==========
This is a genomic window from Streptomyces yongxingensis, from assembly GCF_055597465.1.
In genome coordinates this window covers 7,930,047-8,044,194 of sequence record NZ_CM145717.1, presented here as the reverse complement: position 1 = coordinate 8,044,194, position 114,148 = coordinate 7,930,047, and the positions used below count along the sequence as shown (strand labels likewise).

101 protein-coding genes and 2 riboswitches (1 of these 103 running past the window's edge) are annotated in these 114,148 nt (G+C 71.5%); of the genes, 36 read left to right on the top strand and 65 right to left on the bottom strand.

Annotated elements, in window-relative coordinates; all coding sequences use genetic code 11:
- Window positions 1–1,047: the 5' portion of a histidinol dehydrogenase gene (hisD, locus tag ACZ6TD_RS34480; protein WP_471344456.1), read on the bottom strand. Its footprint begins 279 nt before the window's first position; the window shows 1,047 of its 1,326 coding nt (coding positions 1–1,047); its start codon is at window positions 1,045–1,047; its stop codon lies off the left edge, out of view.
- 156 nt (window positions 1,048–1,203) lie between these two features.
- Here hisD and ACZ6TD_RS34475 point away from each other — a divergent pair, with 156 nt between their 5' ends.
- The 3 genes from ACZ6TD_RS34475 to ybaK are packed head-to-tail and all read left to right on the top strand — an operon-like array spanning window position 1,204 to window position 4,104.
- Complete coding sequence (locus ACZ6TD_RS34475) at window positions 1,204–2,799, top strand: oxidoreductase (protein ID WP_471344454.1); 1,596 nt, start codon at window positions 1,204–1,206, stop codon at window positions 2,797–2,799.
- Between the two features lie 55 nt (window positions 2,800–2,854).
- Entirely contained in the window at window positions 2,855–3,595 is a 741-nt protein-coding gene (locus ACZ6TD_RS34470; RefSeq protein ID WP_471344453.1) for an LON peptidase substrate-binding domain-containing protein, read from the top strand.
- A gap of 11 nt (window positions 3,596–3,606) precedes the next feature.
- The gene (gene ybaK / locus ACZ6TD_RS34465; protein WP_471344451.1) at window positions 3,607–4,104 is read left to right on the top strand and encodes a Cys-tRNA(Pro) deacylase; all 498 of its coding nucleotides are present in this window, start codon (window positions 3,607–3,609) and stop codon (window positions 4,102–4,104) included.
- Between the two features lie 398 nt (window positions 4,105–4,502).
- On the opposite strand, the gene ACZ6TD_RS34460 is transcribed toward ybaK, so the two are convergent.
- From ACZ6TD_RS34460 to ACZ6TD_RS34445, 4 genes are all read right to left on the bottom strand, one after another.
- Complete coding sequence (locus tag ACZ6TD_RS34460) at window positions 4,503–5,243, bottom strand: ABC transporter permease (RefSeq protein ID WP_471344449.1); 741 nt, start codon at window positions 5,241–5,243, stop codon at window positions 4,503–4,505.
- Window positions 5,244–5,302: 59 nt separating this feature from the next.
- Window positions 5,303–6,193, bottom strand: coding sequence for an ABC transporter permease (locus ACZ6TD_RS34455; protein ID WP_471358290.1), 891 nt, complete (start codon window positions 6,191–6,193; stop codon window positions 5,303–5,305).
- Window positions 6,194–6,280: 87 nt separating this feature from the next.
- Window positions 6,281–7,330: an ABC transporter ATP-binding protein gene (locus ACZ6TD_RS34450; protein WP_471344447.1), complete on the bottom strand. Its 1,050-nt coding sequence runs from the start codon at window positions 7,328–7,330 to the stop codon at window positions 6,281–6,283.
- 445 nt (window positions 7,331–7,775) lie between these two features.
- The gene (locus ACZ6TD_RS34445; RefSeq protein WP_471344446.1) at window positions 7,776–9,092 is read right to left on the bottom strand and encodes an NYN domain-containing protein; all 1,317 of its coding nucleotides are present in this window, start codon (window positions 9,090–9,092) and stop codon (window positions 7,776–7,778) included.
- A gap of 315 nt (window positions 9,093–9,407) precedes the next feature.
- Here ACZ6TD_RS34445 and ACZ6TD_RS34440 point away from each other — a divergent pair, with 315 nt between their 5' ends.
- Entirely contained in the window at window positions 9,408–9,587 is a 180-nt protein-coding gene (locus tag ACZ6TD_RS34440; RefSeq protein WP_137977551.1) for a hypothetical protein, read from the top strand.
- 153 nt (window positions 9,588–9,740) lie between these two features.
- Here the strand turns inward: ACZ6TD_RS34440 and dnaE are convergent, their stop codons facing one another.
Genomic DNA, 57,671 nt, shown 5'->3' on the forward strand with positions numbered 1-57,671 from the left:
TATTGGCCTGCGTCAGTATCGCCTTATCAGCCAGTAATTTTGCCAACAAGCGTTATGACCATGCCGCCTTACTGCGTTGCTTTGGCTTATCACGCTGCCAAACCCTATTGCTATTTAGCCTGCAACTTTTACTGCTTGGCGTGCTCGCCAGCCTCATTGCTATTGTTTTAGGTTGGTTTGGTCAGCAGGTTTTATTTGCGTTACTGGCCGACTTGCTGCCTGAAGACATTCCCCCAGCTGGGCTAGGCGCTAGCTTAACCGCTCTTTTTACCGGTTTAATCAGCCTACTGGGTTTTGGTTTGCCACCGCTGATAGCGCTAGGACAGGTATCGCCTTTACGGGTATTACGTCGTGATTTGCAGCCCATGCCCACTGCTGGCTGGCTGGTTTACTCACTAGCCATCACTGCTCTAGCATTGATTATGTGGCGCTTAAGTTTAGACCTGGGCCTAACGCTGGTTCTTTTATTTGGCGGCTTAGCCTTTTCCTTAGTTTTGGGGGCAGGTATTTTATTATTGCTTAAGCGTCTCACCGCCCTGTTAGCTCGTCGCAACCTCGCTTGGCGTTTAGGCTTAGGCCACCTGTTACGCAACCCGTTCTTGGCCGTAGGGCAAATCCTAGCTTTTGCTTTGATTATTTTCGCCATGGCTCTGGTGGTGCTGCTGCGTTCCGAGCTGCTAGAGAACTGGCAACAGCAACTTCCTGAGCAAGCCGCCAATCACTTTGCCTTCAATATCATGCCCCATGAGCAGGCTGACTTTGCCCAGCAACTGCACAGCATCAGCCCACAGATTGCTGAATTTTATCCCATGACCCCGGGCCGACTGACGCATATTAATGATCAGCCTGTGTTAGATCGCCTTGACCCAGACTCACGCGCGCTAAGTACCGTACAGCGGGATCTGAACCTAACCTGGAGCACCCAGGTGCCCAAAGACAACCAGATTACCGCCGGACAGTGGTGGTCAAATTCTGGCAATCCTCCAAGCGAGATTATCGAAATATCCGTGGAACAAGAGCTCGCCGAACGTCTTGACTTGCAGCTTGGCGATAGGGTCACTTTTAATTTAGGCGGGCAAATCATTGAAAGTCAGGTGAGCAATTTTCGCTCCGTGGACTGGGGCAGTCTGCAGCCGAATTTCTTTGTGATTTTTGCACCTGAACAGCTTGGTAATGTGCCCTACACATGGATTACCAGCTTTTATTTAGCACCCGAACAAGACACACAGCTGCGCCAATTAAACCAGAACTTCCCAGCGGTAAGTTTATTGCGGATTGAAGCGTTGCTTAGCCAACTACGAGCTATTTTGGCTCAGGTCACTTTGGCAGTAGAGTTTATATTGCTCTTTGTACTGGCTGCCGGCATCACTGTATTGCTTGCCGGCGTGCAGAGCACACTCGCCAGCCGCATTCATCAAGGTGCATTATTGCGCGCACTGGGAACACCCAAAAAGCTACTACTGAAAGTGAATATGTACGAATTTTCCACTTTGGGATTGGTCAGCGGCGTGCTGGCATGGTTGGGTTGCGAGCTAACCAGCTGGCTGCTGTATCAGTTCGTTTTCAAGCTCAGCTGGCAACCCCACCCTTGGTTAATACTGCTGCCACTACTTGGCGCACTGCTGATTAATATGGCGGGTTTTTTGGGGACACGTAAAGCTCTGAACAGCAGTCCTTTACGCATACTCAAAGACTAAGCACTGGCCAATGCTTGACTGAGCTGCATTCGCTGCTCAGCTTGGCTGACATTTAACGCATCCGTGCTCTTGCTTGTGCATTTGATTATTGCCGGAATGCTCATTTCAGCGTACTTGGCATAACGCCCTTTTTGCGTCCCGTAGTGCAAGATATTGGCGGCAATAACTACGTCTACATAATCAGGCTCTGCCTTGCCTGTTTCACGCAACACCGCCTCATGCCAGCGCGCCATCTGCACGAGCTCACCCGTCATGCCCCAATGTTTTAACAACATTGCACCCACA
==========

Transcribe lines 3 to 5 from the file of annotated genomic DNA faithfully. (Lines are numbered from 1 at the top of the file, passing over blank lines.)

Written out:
101 protein-coding genes and 2 riboswitches (1 of these 103 running past the window's edge) are annotated in these 114,148 nt (G+C 71.5%); of the genes, 36 read left to right on the top strand and 65 right to left on the bottom strand.

Annotated elements, in window-relative coordinates; all coding sequences use genetic code 11:
- Window positions 1–1,047: the 5' portion of a histidinol dehydrogenase gene (hisD, locus tag ACZ6TD_RS34480; protein WP_471344456.1), read on the bottom strand. Its footprint begins 279 nt before the window's first position; the window shows 1,047 of its 1,326 coding nt (coding positions 1–1,047); its start codon is at window positions 1,045–1,047; its stop codon lies off the left edge, out of view.